I’m staying with Twitter, but Musk isn’t making things better


There has been immense controversy over the affect of Elon Musk on the Twitter community. He has made many changes to the features of the Twitter social network—and to the people using it—since he bought the company. I use Twitter as the assistant social media editor of the Pelham Examiner and can say Musk has had a negative impact on network. Since he became chief executive officer of the company, he has laid off many employees, banned people from using the service, including celebrities, and put Twitter in a dire economic predicament. 

On Nov. 4, Musk sent out emails informing employees whether or not they had been fired. The result was around half of Twitter’s approximately 7,500-person staff was cut. Musk brought Tesla employees into the company and has attempted to rehire some of the old team.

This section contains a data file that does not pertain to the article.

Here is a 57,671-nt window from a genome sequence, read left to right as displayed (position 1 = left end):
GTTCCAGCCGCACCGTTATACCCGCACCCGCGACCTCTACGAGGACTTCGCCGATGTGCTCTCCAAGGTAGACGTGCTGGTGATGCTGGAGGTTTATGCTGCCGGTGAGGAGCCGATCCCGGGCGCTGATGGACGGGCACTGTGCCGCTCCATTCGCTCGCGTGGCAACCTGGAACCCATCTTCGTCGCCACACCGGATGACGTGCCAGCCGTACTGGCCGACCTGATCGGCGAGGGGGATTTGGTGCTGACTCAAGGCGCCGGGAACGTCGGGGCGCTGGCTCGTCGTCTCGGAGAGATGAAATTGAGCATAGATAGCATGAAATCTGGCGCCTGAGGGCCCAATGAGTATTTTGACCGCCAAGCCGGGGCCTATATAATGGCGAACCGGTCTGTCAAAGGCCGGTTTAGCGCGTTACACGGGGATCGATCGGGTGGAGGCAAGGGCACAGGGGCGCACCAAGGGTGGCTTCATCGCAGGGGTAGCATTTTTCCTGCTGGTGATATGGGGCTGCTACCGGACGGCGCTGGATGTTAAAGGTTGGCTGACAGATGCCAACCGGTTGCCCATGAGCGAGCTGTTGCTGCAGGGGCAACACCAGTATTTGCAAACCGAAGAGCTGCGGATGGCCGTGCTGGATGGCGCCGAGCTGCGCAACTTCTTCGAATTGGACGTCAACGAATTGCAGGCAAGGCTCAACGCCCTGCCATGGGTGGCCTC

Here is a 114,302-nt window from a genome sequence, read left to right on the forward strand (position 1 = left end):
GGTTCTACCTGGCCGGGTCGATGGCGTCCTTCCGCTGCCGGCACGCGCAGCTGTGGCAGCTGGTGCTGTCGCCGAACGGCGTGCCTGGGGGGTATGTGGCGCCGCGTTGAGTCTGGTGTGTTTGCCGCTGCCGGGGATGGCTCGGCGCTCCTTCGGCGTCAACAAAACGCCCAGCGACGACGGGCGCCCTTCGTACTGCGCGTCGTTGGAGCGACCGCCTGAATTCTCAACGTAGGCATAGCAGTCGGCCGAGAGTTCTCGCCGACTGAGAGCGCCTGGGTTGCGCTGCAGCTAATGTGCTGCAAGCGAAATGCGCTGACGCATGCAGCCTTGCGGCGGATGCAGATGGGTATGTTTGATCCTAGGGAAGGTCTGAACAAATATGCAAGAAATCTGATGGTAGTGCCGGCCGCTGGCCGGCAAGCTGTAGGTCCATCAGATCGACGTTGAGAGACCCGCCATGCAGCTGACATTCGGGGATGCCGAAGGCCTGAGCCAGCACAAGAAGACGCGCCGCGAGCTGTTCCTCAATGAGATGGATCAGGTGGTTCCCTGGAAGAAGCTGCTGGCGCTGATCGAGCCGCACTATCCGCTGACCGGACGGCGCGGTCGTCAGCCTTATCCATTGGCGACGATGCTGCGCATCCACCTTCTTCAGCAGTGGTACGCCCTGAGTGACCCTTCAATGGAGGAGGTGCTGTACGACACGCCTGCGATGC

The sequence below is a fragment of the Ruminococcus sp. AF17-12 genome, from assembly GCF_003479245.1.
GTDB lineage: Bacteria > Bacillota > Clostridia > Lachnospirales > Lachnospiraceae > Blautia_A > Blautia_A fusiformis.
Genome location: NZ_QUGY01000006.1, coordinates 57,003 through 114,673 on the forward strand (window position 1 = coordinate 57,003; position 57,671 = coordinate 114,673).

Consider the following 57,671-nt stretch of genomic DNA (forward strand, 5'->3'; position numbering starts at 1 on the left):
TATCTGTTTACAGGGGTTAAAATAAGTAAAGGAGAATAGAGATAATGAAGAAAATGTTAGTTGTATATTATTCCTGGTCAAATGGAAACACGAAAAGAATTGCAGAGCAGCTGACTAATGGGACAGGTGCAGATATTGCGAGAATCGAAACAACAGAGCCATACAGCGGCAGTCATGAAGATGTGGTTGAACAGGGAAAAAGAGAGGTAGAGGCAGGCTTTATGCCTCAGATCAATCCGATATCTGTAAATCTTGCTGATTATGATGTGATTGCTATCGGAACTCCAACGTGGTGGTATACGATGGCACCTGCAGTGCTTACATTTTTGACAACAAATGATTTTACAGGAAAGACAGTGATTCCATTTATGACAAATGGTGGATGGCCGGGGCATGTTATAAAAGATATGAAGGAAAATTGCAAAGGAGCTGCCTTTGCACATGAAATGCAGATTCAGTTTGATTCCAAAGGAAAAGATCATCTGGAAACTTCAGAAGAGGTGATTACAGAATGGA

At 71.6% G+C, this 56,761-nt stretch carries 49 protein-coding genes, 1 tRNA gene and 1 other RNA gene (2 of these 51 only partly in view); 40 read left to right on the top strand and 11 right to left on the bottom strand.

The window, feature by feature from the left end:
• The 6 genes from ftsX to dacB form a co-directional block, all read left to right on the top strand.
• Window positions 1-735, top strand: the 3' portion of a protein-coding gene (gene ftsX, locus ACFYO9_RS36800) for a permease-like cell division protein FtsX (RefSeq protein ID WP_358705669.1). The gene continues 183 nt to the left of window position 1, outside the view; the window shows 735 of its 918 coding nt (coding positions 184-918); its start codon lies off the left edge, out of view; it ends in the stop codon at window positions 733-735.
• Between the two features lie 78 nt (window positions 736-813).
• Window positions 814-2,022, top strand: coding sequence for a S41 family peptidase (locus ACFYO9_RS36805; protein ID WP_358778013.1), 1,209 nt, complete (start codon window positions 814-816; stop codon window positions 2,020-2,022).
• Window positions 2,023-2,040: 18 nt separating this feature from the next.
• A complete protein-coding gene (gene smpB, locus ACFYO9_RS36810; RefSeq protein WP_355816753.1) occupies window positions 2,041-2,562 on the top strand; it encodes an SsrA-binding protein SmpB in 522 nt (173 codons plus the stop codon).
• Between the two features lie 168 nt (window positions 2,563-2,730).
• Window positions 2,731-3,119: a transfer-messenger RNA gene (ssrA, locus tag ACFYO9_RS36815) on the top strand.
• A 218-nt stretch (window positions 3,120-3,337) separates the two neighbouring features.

He has sent tweets stating accounts impersonating himself would be permanently suspended if they are not labeled as a “parody.” The new owner suspended celebrities such as comedians Kathy Griffin and Sarah Silverman and actor Rich Sommer.

As Musk has made more changes to the platform, advertisers have left and people haven’t signed up for the subscription service Twitter Blue. As a result, Twitter has lost money. Furthermore, Musk sold some of his Tesla shares in an effort to fund the purchase of Twitter. Musk has left the company with nearly $13 billion in debt. 

Following Musk’s takeover, people have left the Twitter platform. I have decided to stick with the service but will not pay money for any extra features. It frustrates me that this once-sustainable network faces the possibility of much deeper business difficulties. With the negative changes Musk has implemented, I feel no responsibility to aid Twitter in its financial crisis.